(This article was originally published in our research institute’s blog but these no longer exist after website updates. Therefore, I publish it here with updated figures.)
My Starbucks Idea has more than 98 000 product ideas suggested by consumers. Dell’s IdeaStorm community has contributed more than 18 500 ideas, of which 527 have been implemented. Bombardier Transportation successfully hosted YouRail Design Contest for not only professionals and designers but anyone interested in the future of modern transportation. LEGO’s Digital Designer allows users to create their own models on an ongoing basis. Nokia’s IdeasProject has attracted more than 23 000 users during its first two years.
Today, consumers want to create their own experience.
Online networks represent spaces for communication, entertainment, relationships and up-to-date information. Instead of being passive recipients of what firms want to offer, more and more people engage themselves in developing and modifying products – a phenomenon to which professor Eric von Hippel (MIT, Sloan School of Management) refers as ‘consumerism’.
A new innovation paradigm has evolved together with the advances in user-centered communication technologies. Users develop and rate new products or features within user-driven communities, while producers enter the market only after the market potential is clear.
One mode of engaging consumers into co-creative activities is crowdsourcing – one of the current trends in open innovation. Indeed, there are a variety of examples of crowdsourcing before the term was even invented, but online communication has speeded up collaborative activities.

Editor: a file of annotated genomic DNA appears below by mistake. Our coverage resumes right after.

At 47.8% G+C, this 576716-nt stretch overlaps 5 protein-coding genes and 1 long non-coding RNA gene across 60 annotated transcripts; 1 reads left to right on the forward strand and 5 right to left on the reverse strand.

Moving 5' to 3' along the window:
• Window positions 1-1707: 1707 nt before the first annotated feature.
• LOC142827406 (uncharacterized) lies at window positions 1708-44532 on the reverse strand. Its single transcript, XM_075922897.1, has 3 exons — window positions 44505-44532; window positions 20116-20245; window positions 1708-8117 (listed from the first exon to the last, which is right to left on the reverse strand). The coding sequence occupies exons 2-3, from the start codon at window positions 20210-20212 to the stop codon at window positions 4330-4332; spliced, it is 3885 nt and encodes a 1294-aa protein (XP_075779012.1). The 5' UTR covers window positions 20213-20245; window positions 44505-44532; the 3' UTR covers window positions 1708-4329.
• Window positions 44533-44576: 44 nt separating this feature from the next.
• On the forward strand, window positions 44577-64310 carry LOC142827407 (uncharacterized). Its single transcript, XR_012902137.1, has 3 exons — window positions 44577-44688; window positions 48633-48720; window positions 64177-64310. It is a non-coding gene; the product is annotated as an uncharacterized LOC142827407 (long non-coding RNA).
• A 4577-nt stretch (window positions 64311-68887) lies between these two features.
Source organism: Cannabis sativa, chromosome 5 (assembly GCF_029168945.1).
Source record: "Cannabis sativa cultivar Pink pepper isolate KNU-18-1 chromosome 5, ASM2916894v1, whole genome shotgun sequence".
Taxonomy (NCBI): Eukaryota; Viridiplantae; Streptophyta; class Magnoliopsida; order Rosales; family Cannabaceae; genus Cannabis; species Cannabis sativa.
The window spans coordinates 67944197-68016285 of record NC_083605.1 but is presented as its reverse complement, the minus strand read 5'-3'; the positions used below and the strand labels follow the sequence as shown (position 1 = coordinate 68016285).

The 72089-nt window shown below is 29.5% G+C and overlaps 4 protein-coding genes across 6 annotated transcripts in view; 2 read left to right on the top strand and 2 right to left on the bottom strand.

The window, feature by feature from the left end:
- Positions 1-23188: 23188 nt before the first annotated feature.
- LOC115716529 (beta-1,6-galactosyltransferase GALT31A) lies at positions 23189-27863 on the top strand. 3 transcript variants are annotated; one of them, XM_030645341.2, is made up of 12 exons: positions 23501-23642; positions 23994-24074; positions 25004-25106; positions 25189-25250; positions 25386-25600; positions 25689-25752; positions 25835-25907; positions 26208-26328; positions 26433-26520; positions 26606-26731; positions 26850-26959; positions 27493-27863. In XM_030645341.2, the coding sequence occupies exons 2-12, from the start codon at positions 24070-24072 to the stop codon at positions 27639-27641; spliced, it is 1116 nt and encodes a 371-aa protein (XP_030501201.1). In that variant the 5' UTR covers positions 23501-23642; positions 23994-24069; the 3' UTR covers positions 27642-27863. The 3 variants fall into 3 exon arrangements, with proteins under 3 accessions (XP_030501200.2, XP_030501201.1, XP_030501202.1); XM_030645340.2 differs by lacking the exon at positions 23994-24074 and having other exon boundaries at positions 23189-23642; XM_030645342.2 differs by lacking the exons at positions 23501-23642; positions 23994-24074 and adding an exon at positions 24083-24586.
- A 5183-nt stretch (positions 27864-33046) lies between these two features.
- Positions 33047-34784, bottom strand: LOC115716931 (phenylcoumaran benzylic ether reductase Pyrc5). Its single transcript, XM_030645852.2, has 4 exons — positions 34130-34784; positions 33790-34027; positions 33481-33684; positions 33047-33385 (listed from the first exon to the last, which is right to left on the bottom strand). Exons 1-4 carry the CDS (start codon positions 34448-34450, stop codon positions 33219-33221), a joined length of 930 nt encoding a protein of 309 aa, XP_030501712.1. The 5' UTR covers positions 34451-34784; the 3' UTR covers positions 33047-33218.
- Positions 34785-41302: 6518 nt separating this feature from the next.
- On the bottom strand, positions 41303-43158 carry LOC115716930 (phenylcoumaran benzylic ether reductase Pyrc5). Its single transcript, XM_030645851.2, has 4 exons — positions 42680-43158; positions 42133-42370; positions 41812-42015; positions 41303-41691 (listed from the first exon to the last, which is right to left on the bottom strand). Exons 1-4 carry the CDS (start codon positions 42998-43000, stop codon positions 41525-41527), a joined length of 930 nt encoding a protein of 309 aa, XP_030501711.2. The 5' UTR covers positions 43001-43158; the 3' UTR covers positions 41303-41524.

Crowdsourcing may take many forms, but a common feature to all of them is that they depend on the contribution by a certain crowd. Participation is non-discriminatory in nature, reflecting the tone of open innovation.
For instance, when a company wants to harvest consumers’ ideas, it may establish
- an idea competition or challenge, where a company invites general public or a specific target group to submit contributions on a certain topic within a period of time
- a crowdsourcing community, where users may freely share and rate each others’ ideas on a continuous basis.
If firms want to benefit from crowdsourcing, the same lessons apply as within any virtual community: you must first evaluate the context. If the selected objective is not best addressed by open participation and contributions of individual users, consider another alternative.
Secondly, take into account the type of knowledge you need to deal with. Online communities only rarely become the source of radical innovations. Instead, they build continually on existing knowledge and cumulate on it through shared problem-solving and creativity.
Thirdly, invest in firm-internal resources in order to take advantage of crowdsourcing. You have to locate the key individuals and organize the community-internal activities, which is often the easy part when compared to knowledge integration and taking use of the ideas a community generates.
Finally, breed user activity and reward active contributors in the manner they appreciate the most. Often recognition by the hosting firm is highly valued.
For more information, please see The Promise of Idea Crowdsourcing by Tanja Aitamurto et al. (2011).
It is a strategic choice for firms to stick to existing modes of product development or establish means to engage their consumers in co-creation. Either way, online crowds march forward.